The Thai baht’s heady gains are petering out, thanks to slowing growth and a central bank that’s bent on taming the currency’s strength.
After clocking an 8 percent rise this year, Asia’s best-performing currency is losing momentum as easing United States-China trade tensions damp its appeal as a haven. Falling yields on local bonds and equity outflows are adding to the pressure.
The baht has defied the broad weakness in regional currencies as investors sought refuge in Thailand’s safe but low-yielding debt.
A hefty current account surplus and a sizeable pile of foreign reserves helped reel in global funds.
But, the tide has started to turn. The baht has climbed just 0.1 percent in December, making it the region’s worst-performing currency.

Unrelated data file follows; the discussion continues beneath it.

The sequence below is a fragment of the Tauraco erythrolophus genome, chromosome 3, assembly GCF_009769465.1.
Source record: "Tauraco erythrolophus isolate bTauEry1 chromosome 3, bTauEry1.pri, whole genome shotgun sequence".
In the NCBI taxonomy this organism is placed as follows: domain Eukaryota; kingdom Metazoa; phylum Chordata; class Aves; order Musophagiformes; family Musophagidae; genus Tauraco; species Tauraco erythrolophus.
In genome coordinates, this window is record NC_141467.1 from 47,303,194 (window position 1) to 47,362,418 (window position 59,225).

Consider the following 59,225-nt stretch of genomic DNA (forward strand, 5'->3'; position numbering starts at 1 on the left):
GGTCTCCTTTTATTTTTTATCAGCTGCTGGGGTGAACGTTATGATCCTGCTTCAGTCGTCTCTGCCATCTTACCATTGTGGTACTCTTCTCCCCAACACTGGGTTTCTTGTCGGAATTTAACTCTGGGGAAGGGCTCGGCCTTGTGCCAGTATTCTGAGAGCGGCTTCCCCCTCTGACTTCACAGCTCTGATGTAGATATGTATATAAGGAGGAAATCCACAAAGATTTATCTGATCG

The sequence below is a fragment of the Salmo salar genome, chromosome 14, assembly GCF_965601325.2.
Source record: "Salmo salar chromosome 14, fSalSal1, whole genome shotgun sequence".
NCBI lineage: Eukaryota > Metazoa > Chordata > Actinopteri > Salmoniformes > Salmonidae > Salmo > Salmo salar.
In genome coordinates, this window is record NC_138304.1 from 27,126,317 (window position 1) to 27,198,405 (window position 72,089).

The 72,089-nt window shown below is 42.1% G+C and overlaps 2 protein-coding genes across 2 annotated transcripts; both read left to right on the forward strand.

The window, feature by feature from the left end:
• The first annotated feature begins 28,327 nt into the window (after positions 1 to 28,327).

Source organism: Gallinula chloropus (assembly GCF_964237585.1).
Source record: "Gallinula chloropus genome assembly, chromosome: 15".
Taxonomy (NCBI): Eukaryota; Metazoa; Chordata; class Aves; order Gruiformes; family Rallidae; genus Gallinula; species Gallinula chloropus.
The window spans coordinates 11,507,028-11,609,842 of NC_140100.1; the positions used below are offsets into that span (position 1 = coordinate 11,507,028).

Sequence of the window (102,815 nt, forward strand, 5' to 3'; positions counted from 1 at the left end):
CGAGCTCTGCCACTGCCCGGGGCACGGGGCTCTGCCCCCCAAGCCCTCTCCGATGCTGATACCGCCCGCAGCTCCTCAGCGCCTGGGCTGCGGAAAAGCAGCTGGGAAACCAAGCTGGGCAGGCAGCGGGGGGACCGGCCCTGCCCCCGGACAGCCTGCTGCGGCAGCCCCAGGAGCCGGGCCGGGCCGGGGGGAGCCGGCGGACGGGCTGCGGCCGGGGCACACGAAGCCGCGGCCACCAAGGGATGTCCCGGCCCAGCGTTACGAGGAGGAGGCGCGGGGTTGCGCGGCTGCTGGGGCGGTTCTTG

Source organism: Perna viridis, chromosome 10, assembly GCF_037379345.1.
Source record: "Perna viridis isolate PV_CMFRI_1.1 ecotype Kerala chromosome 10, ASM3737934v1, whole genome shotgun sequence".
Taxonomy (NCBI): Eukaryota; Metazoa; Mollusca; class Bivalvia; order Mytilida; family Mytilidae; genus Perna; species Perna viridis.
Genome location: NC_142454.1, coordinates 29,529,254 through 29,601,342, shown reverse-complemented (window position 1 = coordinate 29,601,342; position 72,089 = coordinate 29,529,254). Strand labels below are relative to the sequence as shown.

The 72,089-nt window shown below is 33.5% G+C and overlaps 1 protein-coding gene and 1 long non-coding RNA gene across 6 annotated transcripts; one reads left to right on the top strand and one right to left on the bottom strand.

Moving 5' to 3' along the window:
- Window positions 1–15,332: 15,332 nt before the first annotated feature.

It has dropped 0.2 percent to around 30.2 per US dollar since rallying to the strongest in more than six years in October.
The baht may continue this underperformance if US-China trade relations improve further as Bloomberg’s analysis of 19 emerging-market currencies shows it’s among those that are least responsive to the yuan’s move.
The baht’s retreat in December came as the central bank lowered its economic growth forecasts, citing global risks.
November trade data due Monday may confirm the slowing trend, with the nation forecast to have recorded its first trade deficit since April as both exports and imports shrank.
The baht is expected to decline 1 percent to 30.5 per US dollar by end-2020, a performance that would put it behind all but three of its Asian peers, according to a Bloomberg survey of analysts.
If Thailand’s growth weakens, this could fuel further selling in Thai stocks and weigh on the baht.
The 12-month foreign outflow from domestic equities is already above the five-year average.